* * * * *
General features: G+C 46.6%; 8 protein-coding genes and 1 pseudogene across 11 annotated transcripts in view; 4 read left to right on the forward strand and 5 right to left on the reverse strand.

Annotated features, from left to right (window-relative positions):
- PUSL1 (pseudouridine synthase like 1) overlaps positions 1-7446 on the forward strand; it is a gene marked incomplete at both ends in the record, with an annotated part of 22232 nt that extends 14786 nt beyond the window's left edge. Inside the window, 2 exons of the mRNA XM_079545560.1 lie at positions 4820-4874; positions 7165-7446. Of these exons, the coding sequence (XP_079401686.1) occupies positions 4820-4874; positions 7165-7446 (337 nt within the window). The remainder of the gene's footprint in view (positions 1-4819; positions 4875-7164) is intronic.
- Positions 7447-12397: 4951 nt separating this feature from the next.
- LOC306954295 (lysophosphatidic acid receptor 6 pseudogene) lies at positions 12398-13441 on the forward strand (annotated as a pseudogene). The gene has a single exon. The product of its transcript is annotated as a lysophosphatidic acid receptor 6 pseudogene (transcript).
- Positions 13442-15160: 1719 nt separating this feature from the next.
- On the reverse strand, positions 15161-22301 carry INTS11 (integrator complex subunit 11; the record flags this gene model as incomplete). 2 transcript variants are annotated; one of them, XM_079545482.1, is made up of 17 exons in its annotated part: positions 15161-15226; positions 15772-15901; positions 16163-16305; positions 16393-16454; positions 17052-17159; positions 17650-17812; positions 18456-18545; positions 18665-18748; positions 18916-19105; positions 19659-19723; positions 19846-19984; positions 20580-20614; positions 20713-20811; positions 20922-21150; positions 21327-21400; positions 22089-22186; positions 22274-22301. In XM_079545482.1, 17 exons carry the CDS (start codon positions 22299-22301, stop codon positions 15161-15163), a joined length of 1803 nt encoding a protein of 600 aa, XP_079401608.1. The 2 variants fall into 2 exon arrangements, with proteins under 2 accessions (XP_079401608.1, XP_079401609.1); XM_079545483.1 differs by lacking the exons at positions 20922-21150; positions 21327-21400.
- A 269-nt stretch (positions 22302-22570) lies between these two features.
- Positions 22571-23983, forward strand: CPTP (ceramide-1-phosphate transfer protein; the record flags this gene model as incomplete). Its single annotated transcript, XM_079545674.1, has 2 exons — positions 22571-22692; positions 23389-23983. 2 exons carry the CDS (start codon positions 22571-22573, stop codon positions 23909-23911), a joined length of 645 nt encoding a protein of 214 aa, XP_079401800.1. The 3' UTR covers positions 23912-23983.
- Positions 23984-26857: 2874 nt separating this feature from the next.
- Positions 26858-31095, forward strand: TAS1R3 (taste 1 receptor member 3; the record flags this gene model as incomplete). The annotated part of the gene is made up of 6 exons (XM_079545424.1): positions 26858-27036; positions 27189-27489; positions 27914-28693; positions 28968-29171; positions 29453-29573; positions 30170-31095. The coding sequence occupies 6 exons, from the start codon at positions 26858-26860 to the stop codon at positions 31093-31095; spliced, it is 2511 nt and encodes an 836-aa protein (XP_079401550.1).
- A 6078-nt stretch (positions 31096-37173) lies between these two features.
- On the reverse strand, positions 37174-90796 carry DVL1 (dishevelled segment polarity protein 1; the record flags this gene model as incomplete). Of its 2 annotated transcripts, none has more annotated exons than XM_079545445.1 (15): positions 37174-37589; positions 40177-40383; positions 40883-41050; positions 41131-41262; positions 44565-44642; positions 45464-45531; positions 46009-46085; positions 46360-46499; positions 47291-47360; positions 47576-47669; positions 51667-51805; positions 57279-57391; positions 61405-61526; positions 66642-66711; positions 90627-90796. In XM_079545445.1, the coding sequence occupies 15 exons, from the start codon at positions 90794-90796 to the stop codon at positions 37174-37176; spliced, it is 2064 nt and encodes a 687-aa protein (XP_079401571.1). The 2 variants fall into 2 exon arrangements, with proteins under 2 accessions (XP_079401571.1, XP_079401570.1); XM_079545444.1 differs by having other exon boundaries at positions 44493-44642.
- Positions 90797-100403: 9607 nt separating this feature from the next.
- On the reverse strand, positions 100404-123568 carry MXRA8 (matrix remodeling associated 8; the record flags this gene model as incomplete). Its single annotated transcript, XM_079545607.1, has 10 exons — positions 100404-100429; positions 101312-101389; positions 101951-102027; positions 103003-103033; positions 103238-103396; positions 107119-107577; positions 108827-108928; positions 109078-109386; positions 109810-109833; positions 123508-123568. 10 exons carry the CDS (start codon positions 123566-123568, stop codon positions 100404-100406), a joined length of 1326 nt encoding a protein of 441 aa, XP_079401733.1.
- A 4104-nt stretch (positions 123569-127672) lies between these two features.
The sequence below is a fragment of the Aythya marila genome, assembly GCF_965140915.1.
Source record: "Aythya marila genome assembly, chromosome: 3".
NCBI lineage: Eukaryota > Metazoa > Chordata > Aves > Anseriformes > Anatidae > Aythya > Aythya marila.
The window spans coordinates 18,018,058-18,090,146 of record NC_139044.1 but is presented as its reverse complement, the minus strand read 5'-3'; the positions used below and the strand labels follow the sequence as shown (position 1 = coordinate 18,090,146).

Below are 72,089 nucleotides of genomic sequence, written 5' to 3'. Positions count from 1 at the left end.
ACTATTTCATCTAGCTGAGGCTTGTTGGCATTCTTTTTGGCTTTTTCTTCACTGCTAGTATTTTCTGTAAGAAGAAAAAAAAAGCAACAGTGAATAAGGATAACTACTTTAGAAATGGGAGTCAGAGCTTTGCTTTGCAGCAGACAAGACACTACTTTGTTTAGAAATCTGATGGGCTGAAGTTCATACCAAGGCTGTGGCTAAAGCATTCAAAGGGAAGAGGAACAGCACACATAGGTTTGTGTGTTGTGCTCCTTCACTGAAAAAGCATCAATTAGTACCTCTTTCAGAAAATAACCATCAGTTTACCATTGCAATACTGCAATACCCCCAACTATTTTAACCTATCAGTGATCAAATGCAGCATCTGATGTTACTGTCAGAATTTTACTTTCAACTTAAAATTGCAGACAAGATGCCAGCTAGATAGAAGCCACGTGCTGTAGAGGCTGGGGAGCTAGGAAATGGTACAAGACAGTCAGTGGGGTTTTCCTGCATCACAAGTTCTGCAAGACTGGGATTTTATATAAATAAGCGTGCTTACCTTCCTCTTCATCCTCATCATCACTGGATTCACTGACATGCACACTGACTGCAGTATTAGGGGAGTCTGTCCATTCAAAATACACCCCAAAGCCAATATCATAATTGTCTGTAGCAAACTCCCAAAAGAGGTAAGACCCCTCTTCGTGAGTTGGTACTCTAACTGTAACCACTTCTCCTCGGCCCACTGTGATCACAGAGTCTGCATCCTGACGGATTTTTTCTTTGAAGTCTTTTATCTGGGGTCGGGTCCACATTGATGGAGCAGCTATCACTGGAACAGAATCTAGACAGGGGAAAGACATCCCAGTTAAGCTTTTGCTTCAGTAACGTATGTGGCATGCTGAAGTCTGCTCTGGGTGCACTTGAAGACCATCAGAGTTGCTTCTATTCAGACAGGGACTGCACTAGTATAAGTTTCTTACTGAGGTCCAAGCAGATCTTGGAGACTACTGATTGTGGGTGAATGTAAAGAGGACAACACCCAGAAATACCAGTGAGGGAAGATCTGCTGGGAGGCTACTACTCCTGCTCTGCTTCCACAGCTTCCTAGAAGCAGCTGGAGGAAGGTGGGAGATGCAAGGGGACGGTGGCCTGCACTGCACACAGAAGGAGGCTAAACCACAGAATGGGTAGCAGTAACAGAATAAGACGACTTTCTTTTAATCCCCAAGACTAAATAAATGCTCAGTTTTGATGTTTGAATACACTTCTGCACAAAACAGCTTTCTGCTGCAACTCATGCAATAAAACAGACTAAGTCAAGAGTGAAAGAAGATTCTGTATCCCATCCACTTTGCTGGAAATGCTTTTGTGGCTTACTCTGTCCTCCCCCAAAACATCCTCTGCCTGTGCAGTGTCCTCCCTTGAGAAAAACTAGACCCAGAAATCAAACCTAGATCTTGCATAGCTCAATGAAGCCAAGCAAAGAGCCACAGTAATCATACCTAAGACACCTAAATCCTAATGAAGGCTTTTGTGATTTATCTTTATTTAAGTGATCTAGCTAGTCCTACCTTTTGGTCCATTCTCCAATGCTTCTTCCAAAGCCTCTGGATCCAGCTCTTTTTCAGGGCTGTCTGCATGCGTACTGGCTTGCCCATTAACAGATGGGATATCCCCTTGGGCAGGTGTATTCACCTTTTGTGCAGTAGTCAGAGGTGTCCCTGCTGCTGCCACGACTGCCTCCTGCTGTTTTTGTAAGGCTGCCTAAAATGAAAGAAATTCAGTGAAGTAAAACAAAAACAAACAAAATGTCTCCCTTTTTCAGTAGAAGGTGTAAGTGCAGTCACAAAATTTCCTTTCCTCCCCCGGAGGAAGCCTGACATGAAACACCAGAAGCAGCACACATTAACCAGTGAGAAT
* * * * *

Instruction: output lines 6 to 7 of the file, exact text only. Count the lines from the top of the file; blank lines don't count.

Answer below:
- Positions 13442-15160: 1719 nt separating this feature from the next.
- On the reverse strand, positions 15161-22301 carry INTS11 (integrator complex subunit 11; the record flags this gene model as incomplete). 2 transcript variants are annotated; one of them, XM_079545482.1, is made up of 17 exons in its annotated part: positions 15161-15226; positions 15772-15901; positions 16163-16305; positions 16393-16454; positions 17052-17159; positions 17650-17812; positions 18456-18545; positions 18665-18748; positions 18916-19105; positions 19659-19723; positions 19846-19984; positions 20580-20614; positions 20713-20811; positions 20922-21150; positions 21327-21400; positions 22089-22186; positions 22274-22301. In XM_079545482.1, 17 exons carry the CDS (start codon positions 22299-22301, stop codon positions 15161-15163), a joined length of 1803 nt encoding a protein of 600 aa, XP_079401608.1. The 2 variants fall into 2 exon arrangements, with proteins under 2 accessions (XP_079401608.1, XP_079401609.1); XM_079545483.1 differs by lacking the exons at positions 20922-21150; positions 21327-21400.